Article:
If they say two are better than one, how great are three? One California dairy has found success putting three breeds into one cow to reach their goals for a more profitable and efficient herd.

Krymowski jaclyn
Freelance Writer
Jaclyn (Krymowski) De Candio is a freelance writer based in Ohio.

Hoekstra Dairy, run by Bill Hoekstra and sons Jack and Kurt in Oakdale, California, has been crossbreeding for almost 20 years. Just over three years ago, they opened a second facility, Crossview Dairy. Combined, the two herds account for 2,800 milking head and 2,800 replacement heifers on 1,400 acres.

Making the leap

The farm was previously home to a herd of purebred Holsteins, but in 2000 they began crossbreeding with the ProCross method. They wanted a stronger herd that put more emphasis on certain traits other than milk production.

“How could we improve this Holstein when we really weren’t happy with all her functional traits?” says Kurt Hoekstra of their decision. “Milk-wise, she’s a great animal, but we felt our animals were lacking in some areas like strength or health traits, somatic cell and longevity.”

The switch wasn’t an easy one – met with lots of unknowns and some skepticism – but the Hoekstras’ work has since paid off with a herd that’s both efficient and competitive in production.


The Hoekstras weren’t alone in their pursuit; other local dairymen had the same vision to improve their herds. “It’s been a whole journey together,” says Hoekstra. “With Mike Osmundson from Creative Genetics and other local dairyman, it started just by looking at what else is out there.” Their own research led them to try several dairy breeds in their herds, including European breeds such as Normandy, Swedish Red and Montbeliarde. The Hoekstras have found the latter two to be their favorite cross with Holsteins.

“Probably the biggest obstacle was just the unknown,” says Hoekstra. “We had a lot of people that said we were crazy. ... We were okay with that; we had enough faith that we had done our research.” The resulting crossbreds fit so well into the farm’s goals they needed little improvement. Hoekstra says the only thing they refined in their breeding was reducing cow stature. Otherwise, their animals have needed little structural correction.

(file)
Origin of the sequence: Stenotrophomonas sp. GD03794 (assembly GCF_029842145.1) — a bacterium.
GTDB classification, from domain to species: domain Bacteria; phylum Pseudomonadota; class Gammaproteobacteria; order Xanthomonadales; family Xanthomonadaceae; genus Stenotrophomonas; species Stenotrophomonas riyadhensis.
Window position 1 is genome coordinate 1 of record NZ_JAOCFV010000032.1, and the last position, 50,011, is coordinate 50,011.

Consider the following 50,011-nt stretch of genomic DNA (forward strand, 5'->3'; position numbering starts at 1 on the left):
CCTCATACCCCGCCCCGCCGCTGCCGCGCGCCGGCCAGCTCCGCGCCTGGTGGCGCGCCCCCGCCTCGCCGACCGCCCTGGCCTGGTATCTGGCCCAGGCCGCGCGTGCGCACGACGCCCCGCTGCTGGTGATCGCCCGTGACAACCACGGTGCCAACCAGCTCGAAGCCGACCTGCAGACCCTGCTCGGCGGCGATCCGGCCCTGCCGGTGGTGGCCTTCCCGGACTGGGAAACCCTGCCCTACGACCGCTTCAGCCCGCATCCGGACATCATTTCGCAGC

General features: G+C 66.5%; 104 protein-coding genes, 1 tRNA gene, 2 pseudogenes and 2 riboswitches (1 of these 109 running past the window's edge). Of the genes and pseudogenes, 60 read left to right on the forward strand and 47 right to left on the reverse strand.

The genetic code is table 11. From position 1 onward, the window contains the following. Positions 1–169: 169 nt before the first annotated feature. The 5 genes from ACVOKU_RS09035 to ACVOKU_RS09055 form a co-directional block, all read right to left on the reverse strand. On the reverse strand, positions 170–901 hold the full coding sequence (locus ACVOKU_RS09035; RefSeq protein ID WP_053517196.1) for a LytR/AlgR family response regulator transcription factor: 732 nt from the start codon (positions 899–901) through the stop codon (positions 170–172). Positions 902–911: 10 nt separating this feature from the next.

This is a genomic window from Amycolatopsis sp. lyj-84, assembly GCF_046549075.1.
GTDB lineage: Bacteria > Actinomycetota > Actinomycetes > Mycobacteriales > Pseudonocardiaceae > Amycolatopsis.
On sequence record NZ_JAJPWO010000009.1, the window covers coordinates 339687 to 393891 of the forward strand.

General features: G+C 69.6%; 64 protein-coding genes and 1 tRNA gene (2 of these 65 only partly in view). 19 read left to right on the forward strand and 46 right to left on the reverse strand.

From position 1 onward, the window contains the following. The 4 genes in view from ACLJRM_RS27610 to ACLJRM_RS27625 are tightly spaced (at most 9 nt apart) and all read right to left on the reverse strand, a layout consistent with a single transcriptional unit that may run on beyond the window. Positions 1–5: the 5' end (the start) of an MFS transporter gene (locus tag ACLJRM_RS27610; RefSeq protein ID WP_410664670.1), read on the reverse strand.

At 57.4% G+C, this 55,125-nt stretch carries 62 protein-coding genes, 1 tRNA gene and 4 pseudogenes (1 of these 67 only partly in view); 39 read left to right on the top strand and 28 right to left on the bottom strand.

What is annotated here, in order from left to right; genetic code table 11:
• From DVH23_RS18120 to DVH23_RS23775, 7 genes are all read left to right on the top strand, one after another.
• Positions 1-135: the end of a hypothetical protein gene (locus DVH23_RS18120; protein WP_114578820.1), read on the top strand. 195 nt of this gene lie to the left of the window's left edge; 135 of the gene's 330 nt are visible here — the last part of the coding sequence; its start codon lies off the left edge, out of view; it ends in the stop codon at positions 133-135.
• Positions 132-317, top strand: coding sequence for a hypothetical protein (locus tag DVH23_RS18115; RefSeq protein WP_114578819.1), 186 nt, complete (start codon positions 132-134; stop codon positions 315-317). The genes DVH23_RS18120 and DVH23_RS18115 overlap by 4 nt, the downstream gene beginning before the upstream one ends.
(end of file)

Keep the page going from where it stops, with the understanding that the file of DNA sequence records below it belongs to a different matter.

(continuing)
Building up an effective crossbred herd takes time and a lot of patience to see the intended results. “In the beginning we were all willing to give up some milk,” Hoekstra recalls. The idea was to focus more on a longer productive life than pounds of milk per day. If a crossbred cow could milk even just one lactation longer than the average Holstein, he explains, she would make up the daily loss.

In the mix

The crossing method uses a mix of three breeds in a rotation: Holstein, Swedish Red and Montbeliarde. “We knew the Holsteins had milk. ... We were looking for other functional traits,” Hoekstra says. “That’s what those [other] breeds seem to concentrate on more: health traits, feet and legs, udders and longevity. ... That’s why we decided to stay with the [three-breed] rotation.”

The program works by a generational rotation of sire breeds. For example:

  • Generation 1: Montbeliarde sire to Holstein dam
  • Generation 2: Swedish Red sire to Generation 1 dam
  • Generation 3: Holstein sire to Generation 2 dam
  • Generation 4: Montbeliarde sire to Generation 3 dam

And the breeding of each generation continues in that same order of purebred sires.

Since the method uses three breeds that are all unrelated with several different traits and strengths, it offers the maximum heterosis benefit. Hoekstra is unable to pinpoint a sole top advantage he’s noticed with these animals. “There’s no single major benefit,” he says. “What we see are all little incremental ones that add up.”